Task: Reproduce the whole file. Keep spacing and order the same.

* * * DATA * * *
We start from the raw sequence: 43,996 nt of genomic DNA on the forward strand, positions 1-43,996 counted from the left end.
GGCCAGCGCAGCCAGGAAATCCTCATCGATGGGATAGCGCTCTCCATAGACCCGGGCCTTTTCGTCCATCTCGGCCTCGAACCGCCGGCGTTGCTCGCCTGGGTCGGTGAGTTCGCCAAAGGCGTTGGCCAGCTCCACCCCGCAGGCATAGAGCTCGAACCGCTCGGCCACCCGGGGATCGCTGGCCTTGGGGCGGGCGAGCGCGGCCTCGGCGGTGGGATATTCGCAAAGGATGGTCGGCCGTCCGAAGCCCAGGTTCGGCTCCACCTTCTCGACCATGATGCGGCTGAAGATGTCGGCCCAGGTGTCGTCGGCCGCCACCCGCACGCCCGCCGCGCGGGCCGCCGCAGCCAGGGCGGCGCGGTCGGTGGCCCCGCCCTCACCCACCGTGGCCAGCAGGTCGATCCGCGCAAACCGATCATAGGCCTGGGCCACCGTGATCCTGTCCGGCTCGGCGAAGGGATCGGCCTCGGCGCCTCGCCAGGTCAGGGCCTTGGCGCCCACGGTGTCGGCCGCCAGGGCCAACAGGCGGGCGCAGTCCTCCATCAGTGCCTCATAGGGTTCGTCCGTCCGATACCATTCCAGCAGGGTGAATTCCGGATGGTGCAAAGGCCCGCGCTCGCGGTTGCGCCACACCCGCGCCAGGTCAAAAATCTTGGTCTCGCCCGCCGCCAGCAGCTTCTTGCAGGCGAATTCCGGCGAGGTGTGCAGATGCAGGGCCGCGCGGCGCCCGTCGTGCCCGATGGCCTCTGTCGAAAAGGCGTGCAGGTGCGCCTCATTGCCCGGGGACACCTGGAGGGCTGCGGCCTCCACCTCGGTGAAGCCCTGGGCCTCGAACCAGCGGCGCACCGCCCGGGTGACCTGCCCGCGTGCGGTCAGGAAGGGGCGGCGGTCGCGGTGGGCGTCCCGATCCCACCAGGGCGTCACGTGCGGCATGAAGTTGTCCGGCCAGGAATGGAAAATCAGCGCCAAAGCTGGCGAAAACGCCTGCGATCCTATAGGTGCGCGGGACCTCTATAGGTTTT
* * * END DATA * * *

We start from the raw sequence: 43,996 nt of genomic DNA on the forward strand, positions 1-43,996 counted from the left end.
GGCCAGCGCAGCCAGGAAATCCTCATCGATGGGATAGCGCTCTCCATAGACCCGGGCCTTTTCGTCCATCTCGGCCTCGAACCGCCGGCGTTGCTCGCCTGGGTCGGTGAGTTCGCCAAAGGCGTTGGCCAGCTCCACCCCGCAGGCATAGAGCTCGAACCGCTCGGCCACCCGGGGATCGCTGGCCTTGGGGCGGGCGAGCGCGGCCTCGGCGGTGGGATATTCGCAAAGGATGGTCGGCCGTCCGAAGCCCAGGTTCGGCTCCACCTTCTCGACCATGATGCGGCTGAAGATGTCGGCCCAGGTGTCGTCGGCCGCCACCCGCACGCCCGCCGCGCGGGCCGCCGCAGCCAGGGCGGCGCGGTCGGTGGCCCCGCCCTCACCCACCGTGGCCAGCAGGTCGATCCGCGCAAACCGATCATAGGCCTGGGCCACCGTGATCCTGTCCGGCTCGGCGAAGGGATCGGCCTCGGCGCCTCGCCAGGTCAGGGCCTTGGCGCCCACGGTGTCGGCCGCCAGGGCCAACAGGCGGGCGCAGTCCTCCATCAGTGCCTCATAGGGTTCGTCCGTCCGATACCATTCCAGCAGGGTGAATTCCGGATGGTGCAAAGGCCCGCGCTCGCGGTTGCGCCACACCCGCGCCAGGTCAAAAATCTTGGTCTCGCCCGCCGCCAGCAGCTTCTTGCAGGCGAATTCCGGCGAGGTGTGCAGATGCAGGGCCGCGCGGCGCCCGTCGTGCCCGATGGCCTCTGTCGAAAAGGCGTGCAGGTGCGCCTCATTGCCCGGGGACACCTGGAGGGCTGCGGCCTCCACCTCGGTGAAGCCCTGGGCCTCGAACCAGCGGCGCACCGCCCGGGTGACCTGCCCGCGTGCGGTCAGGAAGGGGCGGCGGTCGCGGTGGGCGTCCCGATCCCACCAGGGCGTCACGTGCGGCATGAAGTTGTCCGGCCAGGAATGGAAAATCAGCGCCAAAGCTGGCGAAAACGCCTGCGATCCTATAGGTGCGCGGGACCTCTATAGGTTTT